Thank you to Talent Trust scholarship recipient and writer K.R. Byggdin, for sharing their touching work with us! And for also sharing their reflections on their art.
K.R. Byggdin grew up on the Prairies and now calls K’jipuktuk (Halifax) home. Their writing has appeared or is forthcoming in Grain, The Antigonish Review, The Quilliad, The Trinity Review, and several anthologies. They are currently studying Creative Writing and English Literature at Dalhousie University.
This reading is excerpted from a short story called “Home,” which won the Sheldon Currie Fiction Prize and was published in issue 195 of The Antigonish Review.
My partner and I moved to Nova Scotia in 2015, and I was struck by the subtle differences between visiting as a tourist and coming here to live.
One day as we were driving from Halifax to Yarmouth to visit family, the line about black versus pink milk cartons popped into my head and I just started to jot down ideas on my phone. It ended up becoming my first published piece, and I still resonate with the tensions and themes of this narrative today.
What are your earliest memories of your art?
I’ve been interested in storytelling from a very young age. My earliest efforts at writing involved a lot of “fanfic,” retellings of Franklin the Turtle or Star Wars. This kind of copycat writing could only take me so far, though. After one particularly bossy backyard production of The Little Mermaid in which I served as playwright, director, and performed several of the (best) parts, my cousins declared they never wanted to play dress up with me again!
It wasn’t until after high school when I read A Complicated Kindness by Miriam Toews that it hit me: I didn’t have to imitate anyone else. The stories I wrote could be rooted in my personal geography and experience. That was a real game changer for me.
How have you managed practicing your art during the pandemic?
First and foremost, any kind of structure or schedule had to go out the window. At the start of the pandemic I was often beating myself up for not writing every day because I had all this “free time.” But of course, that was nonsense. Battling constant anxiety and uncertainty uses up a lot of energy.
It’s so important to be kind to yourself and give yourself room to grieve these changes and zone out for a bit when needed. Interestingly, it was only once I let the idea of a consistent writing schedule go that I felt free to be creative again. I’m only writing when I feel up to it right now and I have produced a couple of stories I’m really proud of. But I’m also trying to go gently, to listen to myself when I’ve had enough and just veg out with a couple episodes of The Great Canadian Baking Show.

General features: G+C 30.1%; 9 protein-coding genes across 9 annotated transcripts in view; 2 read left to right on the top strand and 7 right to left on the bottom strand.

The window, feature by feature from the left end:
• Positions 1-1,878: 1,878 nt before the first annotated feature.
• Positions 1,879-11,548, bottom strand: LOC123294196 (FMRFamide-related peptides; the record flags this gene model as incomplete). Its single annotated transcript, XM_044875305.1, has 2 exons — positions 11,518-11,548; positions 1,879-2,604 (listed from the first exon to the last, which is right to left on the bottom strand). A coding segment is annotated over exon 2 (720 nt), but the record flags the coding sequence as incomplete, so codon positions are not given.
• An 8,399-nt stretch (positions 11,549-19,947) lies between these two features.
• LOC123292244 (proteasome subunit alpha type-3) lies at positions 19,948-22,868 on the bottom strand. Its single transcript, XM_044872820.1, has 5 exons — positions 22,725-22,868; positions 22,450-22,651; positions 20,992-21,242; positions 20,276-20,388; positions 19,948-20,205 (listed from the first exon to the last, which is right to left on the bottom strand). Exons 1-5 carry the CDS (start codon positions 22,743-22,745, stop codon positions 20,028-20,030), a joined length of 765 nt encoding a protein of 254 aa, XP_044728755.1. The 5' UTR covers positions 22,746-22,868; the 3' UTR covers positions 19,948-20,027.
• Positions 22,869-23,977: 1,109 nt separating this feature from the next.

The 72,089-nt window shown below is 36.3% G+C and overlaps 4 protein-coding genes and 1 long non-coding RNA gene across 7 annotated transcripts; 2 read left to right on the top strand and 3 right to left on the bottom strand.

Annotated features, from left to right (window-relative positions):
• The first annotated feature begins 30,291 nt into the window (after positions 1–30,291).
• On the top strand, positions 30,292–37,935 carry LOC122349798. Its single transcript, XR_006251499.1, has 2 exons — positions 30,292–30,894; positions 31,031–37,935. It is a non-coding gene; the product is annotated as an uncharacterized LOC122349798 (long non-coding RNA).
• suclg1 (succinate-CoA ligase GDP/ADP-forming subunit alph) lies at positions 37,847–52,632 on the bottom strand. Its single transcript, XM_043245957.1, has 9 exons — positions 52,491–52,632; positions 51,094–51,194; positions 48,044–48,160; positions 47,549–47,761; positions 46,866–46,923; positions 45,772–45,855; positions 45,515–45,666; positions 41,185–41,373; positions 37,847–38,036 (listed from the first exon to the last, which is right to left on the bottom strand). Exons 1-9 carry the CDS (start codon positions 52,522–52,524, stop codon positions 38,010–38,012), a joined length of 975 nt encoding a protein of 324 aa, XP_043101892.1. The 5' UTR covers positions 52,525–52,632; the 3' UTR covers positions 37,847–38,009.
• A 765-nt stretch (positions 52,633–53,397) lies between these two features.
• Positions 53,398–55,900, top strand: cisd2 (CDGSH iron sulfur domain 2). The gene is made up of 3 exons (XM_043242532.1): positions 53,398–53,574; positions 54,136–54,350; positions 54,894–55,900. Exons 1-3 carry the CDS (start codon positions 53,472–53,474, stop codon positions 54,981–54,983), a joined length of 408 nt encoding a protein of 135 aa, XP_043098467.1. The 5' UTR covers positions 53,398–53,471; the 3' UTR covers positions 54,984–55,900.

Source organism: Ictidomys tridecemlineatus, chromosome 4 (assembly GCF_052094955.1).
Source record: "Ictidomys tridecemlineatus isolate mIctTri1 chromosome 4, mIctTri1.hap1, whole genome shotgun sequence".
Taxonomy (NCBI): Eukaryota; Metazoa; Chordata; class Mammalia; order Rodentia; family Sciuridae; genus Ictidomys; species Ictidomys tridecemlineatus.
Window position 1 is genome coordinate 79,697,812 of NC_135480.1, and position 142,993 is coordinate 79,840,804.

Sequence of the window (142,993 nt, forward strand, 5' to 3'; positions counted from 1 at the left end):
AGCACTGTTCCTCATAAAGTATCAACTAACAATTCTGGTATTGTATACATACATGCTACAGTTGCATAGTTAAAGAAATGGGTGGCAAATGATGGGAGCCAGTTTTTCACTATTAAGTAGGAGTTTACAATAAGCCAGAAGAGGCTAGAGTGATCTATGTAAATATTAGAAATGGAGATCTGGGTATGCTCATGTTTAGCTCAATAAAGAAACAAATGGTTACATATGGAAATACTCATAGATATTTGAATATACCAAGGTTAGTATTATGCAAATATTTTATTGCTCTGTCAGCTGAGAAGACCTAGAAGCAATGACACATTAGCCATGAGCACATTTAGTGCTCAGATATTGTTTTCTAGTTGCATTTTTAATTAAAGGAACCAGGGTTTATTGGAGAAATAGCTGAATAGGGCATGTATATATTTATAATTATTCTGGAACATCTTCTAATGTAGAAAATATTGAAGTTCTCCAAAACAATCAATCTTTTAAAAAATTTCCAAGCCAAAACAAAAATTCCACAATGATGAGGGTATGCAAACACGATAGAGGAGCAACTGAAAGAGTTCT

Who are your mentors and how have they influenced your art and/or career?
I’m currently working on a novel, and last year I was incredibly fortunate to participate in both the Writers’ Federation of Nova Scotia’s Alistair MacLeod Mentorship Program with Jacqueline Dumas and the Banff Centre’s Emerging Writers Intensive with Joshua Whitehead.
Jacqui pushed me deeper into my story and helped me to fully enter the headspace of my characters and the world they were inhabiting. She didn’t hold back on her critiques or her encouragements, and I left the WFNS program with a novel that was lightyears beyond the first draft I developed on my own.
With Josh I was able to flesh out my protagonist more, focussing on embodying his emotions with physical actions and crafting dialogue to pull readers into a moment. Our time together was brief, but I learned so much from him and my fellow cohort of emerging writers that will stick with me always. I am so grateful and humbled by the mentorship and care Jacqui and Josh showed me and my work.
Where do you see yourself in the next 5 years, in relation to your art?
Well I’d be lying if I didn’t admit I’d love to get a book-length project published at some point! But I also want to continually grow as a writer and creative person, wherever those opportunities arise.
There are so many writers in Canada producing absolutely astounding work right now—Catherine Hernandez, Casey Plett, Zalika Reid-Benta, Katherena Vermette, truly the list goes on—and I feel I learn so much about the craft of storytelling by reading and sitting with their work.
Every time I submit to a literary magazine it’s a learning experience, whether my work is accepted or, much more frequently, rejected. I’ve attended some really great workshops with WFNS that helped me get a sense of all the behind-the-scenes stuff that goes into being a writer outside of the writing itself.
I’m also grateful for the support of the Nova Scotia Talent Trust as I go back to school to study creative writing. Overall, in the next five years and beyond, I want to deepen my understanding of how to write authentically and courageously.
As a queer and non-binary writer, I also want to put more stories out into the world that will resonate with and better represent people like me.
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